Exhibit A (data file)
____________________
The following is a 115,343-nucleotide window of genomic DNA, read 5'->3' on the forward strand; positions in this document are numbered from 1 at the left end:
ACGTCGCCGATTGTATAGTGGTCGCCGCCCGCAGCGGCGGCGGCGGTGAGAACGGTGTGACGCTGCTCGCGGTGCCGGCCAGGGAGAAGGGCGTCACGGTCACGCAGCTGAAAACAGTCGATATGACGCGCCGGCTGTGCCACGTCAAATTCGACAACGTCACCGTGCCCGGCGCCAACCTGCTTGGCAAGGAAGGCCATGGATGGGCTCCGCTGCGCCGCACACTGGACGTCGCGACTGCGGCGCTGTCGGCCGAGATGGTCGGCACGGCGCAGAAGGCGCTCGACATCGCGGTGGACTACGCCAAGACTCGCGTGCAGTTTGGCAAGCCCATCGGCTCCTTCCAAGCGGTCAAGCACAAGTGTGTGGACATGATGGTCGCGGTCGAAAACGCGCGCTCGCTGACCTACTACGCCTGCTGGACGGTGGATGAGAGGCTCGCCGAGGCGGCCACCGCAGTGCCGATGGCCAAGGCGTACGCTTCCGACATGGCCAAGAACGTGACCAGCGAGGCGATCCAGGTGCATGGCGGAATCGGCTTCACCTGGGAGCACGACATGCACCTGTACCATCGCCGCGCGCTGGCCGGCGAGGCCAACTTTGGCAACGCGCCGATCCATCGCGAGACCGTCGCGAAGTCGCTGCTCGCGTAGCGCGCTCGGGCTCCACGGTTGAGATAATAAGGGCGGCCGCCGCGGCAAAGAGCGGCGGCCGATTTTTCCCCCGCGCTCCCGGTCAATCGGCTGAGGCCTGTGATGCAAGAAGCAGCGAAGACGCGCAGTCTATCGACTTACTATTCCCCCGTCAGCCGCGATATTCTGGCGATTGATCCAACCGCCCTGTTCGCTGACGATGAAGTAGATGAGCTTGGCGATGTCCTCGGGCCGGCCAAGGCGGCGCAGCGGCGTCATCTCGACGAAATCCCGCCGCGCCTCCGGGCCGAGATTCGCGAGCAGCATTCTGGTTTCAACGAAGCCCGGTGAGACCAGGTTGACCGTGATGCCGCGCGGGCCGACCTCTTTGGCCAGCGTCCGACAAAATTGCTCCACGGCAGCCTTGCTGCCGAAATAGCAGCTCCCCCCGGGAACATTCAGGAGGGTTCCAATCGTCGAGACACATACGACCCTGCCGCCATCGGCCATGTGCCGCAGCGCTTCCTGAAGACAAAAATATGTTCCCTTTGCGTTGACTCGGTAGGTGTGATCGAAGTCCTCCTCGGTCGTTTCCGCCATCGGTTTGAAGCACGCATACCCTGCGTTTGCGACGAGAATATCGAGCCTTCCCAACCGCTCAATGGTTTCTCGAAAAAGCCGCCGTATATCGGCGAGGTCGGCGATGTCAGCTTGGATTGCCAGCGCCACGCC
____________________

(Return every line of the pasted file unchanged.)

The following is a 115,343-nucleotide window of genomic DNA, read 5'->3' on the forward strand; positions in this document are numbered from 1 at the left end:
ACGTCGCCGATTGTATAGTGGTCGCCGCCCGCAGCGGCGGCGGCGGTGAGAACGGTGTGACGCTGCTCGCGGTGCCGGCCAGGGAGAAGGGCGTCACGGTCACGCAGCTGAAAACAGTCGATATGACGCGCCGGCTGTGCCACGTCAAATTCGACAACGTCACCGTGCCCGGCGCCAACCTGCTTGGCAAGGAAGGCCATGGATGGGCTCCGCTGCGCCGCACACTGGACGTCGCGACTGCGGCGCTGTCGGCCGAGATGGTCGGCACGGCGCAGAAGGCGCTCGACATCGCGGTGGACTACGCCAAGACTCGCGTGCAGTTTGGCAAGCCCATCGGCTCCTTCCAAGCGGTCAAGCACAAGTGTGTGGACATGATGGTCGCGGTCGAAAACGCGCGCTCGCTGACCTACTACGCCTGCTGGACGGTGGATGAGAGGCTCGCCGAGGCGGCCACCGCAGTGCCGATGGCCAAGGCGTACGCTTCCGACATGGCCAAGAACGTGACCAGCGAGGCGATCCAGGTGCATGGCGGAATCGGCTTCACCTGGGAGCACGACATGCACCTGTACCATCGCCGCGCGCTGGCCGGCGAGGCCAACTTTGGCAACGCGCCGATCCATCGCGAGACCGTCGCGAAGTCGCTGCTCGCGTAGCGCGCTCGGGCTCCACGGTTGAGATAATAAGGGCGGCCGCCGCGGCAAAGAGCGGCGGCCGATTTTTCCCCCGCGCTCCCGGTCAATCGGCTGAGGCCTGTGATGCAAGAAGCAGCGAAGACGCGCAGTCTATCGACTTACTATTCCCCCGTCAGCCGCGATATTCTGGCGATTGATCCAACCGCCCTGTTCGCTGACGATGAAGTAGATGAGCTTGGCGATGTCCTCGGGCCGGCCAAGGCGGCGCAGCGGCGTCATCTCGACGAAATCCCGCCGCGCCTCCGGGCCGAGATTCGCGAGCAGCATTCTGGTTTCAACGAAGCCCGGTGAGACCAGGTTGACCGTGATGCCGCGCGGGCCGACCTCTTTGGCCAGCGTCCGACAAAATTGCTCCACGGCAGCCTTGCTGCCGAAATAGCAGCTCCCCCCGGGAACATTCAGGAGGGTTCCAATCGTCGAGACACATACGACCCTGCCGCCATCGGCCATGTGCCGCAGCGCTTCCTGAAGACAAAAATATGTTCCCTTTGCGTTGACTCGGTAGGTGTGATCGAAGTCCTCCTCGGTCGTTTCCGCCATCGGTTTGAAGCACGCATACCCTGCGTTTGCGACGAGAATATCGAGCCTTCCCAACCGCTCAATGGTTTCTCGAAAAAGCCGCCGTATATCGGCGAGGTCGGCGATGTCAGCTTGGATTGCCAGCGCCACGCC